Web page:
- Over 50% adults have digestive or gut issues
- Gas, bloating and constipation are most common
- Fibre is part of plant-based foods that the body cannot break down (eg. grains, fruits, vegetables, nuts, and beans)
- Fibre has beneficial effects on:
- gut health, digestion and bowel movements
- cholesterol and blood sugar levels and regulation of body weight
- may prevent and control chronic diseases like cardiovascular disease, diabetes, obesity or cancer
- Dietary fibres exist as soluble, insoluble and prebiotic
- 80% Australian adults don’t meet the recommended daily fibre requirements, 30g/day
What is fibre and how it works
More than 50% of Australian adults experience digestive or gut issues such as gas, bloating and constipation.
1 in 7 experience distressing symptoms that can have profound effects on quality of life.
Dietary fibre is well known for having beneficial metabolic effects including reducing cholesterol levels, improving control of blood sugar, and assisting in regulation of body weight (assist in body weight loss and maintenance).
In recent years there is growing scientific evidence supporting an important role for dietary fibres in maintaining good gut health.
There are different types of dietary fibre. These include soluble, insoluble and prebiotic fibres. These fibres serve different functions in the bowel and eating them in combination may promote different health benefits.
Soluble fibre slows gut transit time and helps us to feel fuller for longer. Soluble fibre dissolves in water and forms a thick gel that slows movement of food through the gut. The gelatinous substance formed by soluble fibre also acts like a sponge during digestion, attracting fluid and softening stools to make it easier for waste to move through the bowel. This may be important for maintaining regular bowel movements and reduce risk of bowel cancer.
The benefits of soluble fibre include:
- Stabilisation of blood sugar levels in people with diabetes.
- Lower bad cholesterol namely LDL which may reduce risk of cardiovascular disease, leading cause of death in Australia.
Soluble fibers include inulin or beta-glucan.
Foods high in soluble fibre include oats, legumes, lentils, nuts and seeds.
Insoluble fibre is found in plant-based foods, namely the structural parts of plant cell walls.
Insoluble fibre does not dissolve in water. Instead it adds physical bulk to your stools and helps to speed up the removal of waste from your gut. These two important functions of insoluble fibre help to prevent constipation.
Insoluble fibers include cellulose, hemicellulose and lignin.
Foods high in insoluble fibre include wheat bran, rice bran, fruit and vegetable skins, nuts, seeds, legumes and wholegrains.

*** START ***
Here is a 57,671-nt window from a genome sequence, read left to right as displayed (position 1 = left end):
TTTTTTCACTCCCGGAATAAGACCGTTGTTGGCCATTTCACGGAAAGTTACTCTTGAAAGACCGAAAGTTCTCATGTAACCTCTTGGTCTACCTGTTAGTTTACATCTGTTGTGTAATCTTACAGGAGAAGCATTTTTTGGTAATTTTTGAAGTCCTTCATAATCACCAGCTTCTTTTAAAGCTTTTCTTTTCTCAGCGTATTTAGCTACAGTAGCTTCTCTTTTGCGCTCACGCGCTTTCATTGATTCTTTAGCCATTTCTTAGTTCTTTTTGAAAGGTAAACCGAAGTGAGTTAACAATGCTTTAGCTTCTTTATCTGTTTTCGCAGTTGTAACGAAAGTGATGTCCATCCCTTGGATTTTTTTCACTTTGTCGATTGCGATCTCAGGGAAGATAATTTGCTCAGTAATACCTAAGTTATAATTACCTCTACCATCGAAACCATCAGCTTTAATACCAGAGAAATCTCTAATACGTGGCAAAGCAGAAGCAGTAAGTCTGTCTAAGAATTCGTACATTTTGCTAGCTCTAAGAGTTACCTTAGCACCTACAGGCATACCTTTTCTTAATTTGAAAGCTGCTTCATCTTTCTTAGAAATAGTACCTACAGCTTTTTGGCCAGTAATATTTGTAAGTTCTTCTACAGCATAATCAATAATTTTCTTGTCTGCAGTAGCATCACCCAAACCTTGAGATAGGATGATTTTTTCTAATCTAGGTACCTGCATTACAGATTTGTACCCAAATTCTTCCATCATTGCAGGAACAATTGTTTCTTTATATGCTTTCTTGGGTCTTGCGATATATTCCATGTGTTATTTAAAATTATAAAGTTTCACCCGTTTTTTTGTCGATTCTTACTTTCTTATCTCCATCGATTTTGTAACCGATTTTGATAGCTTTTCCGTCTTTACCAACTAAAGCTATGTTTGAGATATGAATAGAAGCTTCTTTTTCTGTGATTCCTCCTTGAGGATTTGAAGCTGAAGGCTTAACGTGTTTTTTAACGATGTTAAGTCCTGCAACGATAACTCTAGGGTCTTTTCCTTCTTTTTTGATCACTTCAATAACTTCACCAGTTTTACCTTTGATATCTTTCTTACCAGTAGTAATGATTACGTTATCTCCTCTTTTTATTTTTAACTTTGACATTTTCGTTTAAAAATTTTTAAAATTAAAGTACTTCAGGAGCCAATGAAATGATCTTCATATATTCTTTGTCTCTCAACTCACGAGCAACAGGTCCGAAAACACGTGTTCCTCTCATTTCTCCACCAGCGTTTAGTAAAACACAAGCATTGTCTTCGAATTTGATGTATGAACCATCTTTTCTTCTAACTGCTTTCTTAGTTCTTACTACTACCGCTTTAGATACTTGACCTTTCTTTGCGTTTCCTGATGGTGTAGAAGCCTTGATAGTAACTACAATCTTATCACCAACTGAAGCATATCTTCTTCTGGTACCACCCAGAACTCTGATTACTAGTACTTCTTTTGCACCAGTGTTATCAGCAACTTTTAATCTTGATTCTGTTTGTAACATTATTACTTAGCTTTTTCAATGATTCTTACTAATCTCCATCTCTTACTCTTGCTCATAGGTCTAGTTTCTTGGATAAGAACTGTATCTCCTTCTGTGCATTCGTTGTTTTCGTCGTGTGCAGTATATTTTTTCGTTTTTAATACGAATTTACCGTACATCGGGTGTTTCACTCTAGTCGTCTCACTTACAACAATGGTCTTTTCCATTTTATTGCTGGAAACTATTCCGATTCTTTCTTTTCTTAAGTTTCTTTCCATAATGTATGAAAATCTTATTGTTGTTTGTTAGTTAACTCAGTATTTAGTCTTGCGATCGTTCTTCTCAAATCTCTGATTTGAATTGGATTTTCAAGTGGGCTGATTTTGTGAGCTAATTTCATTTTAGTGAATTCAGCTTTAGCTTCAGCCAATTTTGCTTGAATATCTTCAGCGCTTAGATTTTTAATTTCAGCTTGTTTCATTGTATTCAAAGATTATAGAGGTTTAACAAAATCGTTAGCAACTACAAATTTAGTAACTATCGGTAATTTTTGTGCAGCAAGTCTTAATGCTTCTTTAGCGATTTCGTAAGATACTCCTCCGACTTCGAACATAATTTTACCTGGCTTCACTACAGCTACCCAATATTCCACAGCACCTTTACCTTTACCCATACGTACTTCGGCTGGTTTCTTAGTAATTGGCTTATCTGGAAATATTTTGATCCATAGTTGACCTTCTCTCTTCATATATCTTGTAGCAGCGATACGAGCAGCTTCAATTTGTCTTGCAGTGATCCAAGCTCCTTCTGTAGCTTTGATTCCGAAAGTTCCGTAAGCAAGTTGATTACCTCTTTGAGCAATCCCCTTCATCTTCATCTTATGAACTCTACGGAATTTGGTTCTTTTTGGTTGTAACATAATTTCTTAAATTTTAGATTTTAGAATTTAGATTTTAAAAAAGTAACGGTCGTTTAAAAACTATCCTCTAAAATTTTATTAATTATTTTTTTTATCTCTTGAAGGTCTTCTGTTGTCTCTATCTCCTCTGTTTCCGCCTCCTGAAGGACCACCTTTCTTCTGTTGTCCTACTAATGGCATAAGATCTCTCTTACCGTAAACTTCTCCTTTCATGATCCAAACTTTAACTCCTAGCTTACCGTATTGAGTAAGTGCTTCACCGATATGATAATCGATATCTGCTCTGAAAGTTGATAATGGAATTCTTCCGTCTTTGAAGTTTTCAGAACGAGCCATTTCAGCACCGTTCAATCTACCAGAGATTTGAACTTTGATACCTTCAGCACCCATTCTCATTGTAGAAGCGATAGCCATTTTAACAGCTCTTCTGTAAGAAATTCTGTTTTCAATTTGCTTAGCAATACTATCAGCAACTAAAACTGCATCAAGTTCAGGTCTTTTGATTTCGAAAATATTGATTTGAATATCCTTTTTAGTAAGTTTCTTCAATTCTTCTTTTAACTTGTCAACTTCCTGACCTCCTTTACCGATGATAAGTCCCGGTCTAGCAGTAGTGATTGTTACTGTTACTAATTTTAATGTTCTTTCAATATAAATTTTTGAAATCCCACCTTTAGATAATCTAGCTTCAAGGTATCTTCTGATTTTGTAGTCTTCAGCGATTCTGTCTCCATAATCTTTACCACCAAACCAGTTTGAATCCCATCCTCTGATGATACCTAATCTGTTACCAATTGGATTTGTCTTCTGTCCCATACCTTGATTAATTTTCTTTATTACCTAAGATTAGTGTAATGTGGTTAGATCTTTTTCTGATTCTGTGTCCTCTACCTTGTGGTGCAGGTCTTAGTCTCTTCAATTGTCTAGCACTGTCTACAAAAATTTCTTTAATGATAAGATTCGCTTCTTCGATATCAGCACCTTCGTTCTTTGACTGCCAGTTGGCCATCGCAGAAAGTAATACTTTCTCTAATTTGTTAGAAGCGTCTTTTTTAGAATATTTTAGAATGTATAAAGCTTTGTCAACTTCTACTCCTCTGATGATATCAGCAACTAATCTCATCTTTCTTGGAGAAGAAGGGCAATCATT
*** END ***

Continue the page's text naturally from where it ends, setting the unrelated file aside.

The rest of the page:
Not all fibre is prebiotic. To be classified as prebiotic, the fibre must transit through the stomach and small intestine undigested. It must also promote the growth of good bacteria or "probiotics" in the large intestine. Many prebiotics are a form of soluble fibre.
Prebiotic fibre includes inulin, fructans (fructo-oligosaccharides, FOS) and galacto-oligosaccharides (GOS). These are non-digestible carbohydrates. However, non-carbohydrate prebiotics have recently been discovered and these include cocoa flavanols.
Recommendations on fibre intake?
It is recommended that Australian adults consume 30g of dietary fibre per day for good gut function and optimal health and wellbeing.
However, average intakes sit well below recommendations. Over 80% of Australian adults do not consume the recommended daily intakes.
Skipping breakfast is associated with lower daily fibre intake.
Australian recommendations: children (14-18g/day), adolescents (20-28g/day) and adults (25-30g/day). Refer to pg42 of guide for recommendations during pregnancy and lactation.
What about those with digestive issues including IBS?
Irritable Bowel Syndrome (IBS) is characterised by chronic repetitive symptoms of abdominal pain and discomfort, bloating, wind, distension and altered bowel movements that can range from diarrhoea to constipation.
15% of adults suffer from IBS.
The suitability of fibre supplements for people with IBS depends on fibre type - for example fibre’s solubility in water, water holding ability and fermentability - or the potential to contribute to gas production in the large intestine.
FODMAPs (Fermentable, Oligosaccharides, Disaccharides, Monosaccharides and Polyols) are a group of carbohydrates or sugars that can trigger IBS due to not being properly digested in the gut.
A low FODMAP diet is recommended for people with gut sensitivities especially in the context of IBS. Monash University has the largest FODMAP food database available, helping millions of people manage IBS.
Reading food labels
Qualifying criteria for nutrition content claims about dietary fibre include:
- Source 2g/serve
- Good source 4g/serve
- Very high or Excellent source >7g/ serve
One serve (22g) of Plant Science’s Gut-Feeling provides an excellent source of dietary fibre at 8.4g per serve; equivalent to one third of recommended daily intake.
Take home message
- Fibre important in your diet as it improves digestion, blood lipids and regulation of blood sugar, relieves constipation, assist with mineral absorption and satiety and supports immune system.
- This prevents against chronic disease
- Increase consumption of foods high in fibre:
- Wholegrain breakfast cereals, wholewheat pasta, wholegrain bread and oats, barley and rye
- Fruit such as berries, pears, melon and oranges
- Vegetables broccoli, carrots, sweetcorn, potatoes with skin
- Peas, beans and pulses
- Nuts and seeds
- Choose less refined and processed foods
- Read food labels
- Increase intake of water, consume at least 2 litres per day
- If you have IBS chose low FODMAP foods